Understanding Trump's Opioid Plan

National emergency declared: What are the new tools for fighting the epidemic, and how will they be used?

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On October 26th, President Trump made good on a campaign promise and took action on the opioid epidemic. The added attention given to the issue has been cheered across the board, but the plan which was actually enacted is getting mixed reviews.

Opioids killed 59,000 people in 2016, making them responsible for nearly as many deaths as car crashes. It has been part of the public consciousness for years and played a large part in the 2016 election cycle.

Let’s take a look at how the President is choosing to address the epidemic.

The Facts

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In March of this year, President Trump called for the creation of an “opioid commission” led by Governor Chris Christie of New Jersey. The commission’s goal was to gather information, deliberate on how to best solve the crisis, and make a recommendation to the President.

In July, the commission decided a national emergency should be declared, in one of two ways. The first way was via the Stafford Act, which makes FEMA funds -- money usually used for tornado or hurricane disaster relief -- available for any opioid-battling measures. The other choice was declaring the emergency under the Public Health Service Act, a less drastic plan which does not make FEMA money accessible for opioid programs.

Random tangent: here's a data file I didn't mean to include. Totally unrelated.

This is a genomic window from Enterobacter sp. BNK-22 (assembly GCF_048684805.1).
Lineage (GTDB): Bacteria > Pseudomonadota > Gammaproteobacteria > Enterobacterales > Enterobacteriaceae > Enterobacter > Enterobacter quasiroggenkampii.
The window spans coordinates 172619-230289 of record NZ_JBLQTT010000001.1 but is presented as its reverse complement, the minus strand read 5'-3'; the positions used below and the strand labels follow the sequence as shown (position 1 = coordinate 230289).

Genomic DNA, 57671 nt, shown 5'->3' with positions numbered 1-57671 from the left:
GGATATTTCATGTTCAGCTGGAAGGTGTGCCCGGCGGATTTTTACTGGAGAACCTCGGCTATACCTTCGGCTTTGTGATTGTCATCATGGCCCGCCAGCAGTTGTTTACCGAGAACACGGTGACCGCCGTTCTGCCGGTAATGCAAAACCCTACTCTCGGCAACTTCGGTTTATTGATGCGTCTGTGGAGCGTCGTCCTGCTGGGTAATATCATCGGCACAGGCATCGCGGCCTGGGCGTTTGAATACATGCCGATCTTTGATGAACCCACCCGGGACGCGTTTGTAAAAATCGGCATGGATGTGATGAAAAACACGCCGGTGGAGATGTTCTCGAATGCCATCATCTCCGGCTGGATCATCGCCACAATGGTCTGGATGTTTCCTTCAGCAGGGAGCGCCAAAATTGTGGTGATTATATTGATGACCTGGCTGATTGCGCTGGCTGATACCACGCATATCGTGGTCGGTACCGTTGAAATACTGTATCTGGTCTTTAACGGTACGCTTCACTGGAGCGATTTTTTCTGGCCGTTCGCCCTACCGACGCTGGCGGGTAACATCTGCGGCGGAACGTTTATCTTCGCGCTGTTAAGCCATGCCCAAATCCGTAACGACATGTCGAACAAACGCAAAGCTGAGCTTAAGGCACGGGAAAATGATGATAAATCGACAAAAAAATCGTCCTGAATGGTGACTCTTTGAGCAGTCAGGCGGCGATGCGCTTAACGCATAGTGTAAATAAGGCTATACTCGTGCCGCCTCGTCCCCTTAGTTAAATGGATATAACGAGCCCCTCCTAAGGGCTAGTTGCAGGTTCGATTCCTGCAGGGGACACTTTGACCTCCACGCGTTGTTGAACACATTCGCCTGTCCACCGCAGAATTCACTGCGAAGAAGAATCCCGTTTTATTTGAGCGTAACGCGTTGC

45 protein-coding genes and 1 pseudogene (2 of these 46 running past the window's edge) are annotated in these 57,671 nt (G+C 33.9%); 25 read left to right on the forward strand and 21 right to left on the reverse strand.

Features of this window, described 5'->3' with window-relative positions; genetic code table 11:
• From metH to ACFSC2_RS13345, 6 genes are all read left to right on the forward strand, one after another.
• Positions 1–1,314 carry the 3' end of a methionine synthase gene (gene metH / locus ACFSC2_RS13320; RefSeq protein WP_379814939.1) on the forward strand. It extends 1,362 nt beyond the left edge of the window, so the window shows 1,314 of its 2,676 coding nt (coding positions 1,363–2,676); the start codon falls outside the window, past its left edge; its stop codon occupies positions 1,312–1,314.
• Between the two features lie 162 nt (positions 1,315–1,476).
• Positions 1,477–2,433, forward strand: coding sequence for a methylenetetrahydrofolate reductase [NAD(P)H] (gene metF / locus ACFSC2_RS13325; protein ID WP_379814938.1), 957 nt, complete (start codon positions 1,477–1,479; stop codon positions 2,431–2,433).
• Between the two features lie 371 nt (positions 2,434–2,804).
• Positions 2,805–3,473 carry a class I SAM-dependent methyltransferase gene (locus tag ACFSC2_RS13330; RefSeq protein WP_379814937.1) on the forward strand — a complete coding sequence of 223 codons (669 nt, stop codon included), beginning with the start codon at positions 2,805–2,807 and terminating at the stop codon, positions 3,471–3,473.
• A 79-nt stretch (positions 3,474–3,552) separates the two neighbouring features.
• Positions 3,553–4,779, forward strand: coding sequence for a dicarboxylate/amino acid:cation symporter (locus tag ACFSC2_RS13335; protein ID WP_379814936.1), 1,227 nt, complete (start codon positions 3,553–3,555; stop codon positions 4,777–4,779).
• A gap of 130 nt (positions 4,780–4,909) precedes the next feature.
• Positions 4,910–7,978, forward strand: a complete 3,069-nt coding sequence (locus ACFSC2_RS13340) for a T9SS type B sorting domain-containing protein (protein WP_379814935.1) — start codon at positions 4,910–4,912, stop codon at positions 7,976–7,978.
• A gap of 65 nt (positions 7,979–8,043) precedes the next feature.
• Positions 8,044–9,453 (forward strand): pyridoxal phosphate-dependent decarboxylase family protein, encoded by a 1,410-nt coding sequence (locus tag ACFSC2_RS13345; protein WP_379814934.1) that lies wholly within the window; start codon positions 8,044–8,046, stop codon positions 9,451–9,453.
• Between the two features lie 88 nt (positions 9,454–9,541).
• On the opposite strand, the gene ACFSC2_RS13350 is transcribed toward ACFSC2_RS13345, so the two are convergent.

The Trump administration has been vocally cautious of making an open-ended commitment of major federal funds to such a long-term project, so the President chose the latter option, instructing acting Health Secretary Eric D. Hargen to announce a “public health crisis”. The declaration has opened the door for more federal involvement in battling the opioid epidemic, but some believe it doesn’t go nearly far enough.

The Good

While Trump’s decision to declare the emergency under the Public Health Service Act instead of the Stafford Act takes FEMA funds out of the picture, it does pave the way for a serious federal plan to unfold.

According to a solid NYT article covering the announcement, the current course of action:

  • Allows the Department of Labor to award federal grant money to families most economically impacted by the epidemic

  • Permits the hiring of specialists to tackle the crisis (think: “Opioid Czar”)

  • Expands telemedicine to treat people in rural areas, where addiction is most prevalent and doctors are most scarce

  • Requires that federally employed opioid prescribers be trained in safe prescription practices

  • Kicks off a new federal initiative to develop non-addictive painkillers

  • Intensifies efforts to block shipments of fentanyl (a synthetic drug 50x stronger than traditional opioids) coming from China.

Finally, he’s promised to allow Medicaid to fund more drug rehabilitation facilities, suspending an obscure rule still on the books.

Patrice Harris, Chairwoman of the American Medical Association’s opioid task force, called the declaration “a move that will offer needed flexibility and help direct attention to opioid-ravaged communities.”

The Not So Good

While some are happy to see any progress being made in the opioid battle on the federal level, others are criticizing the President’s actions, arguing that they are merely lip service and fall short of creating lasting change.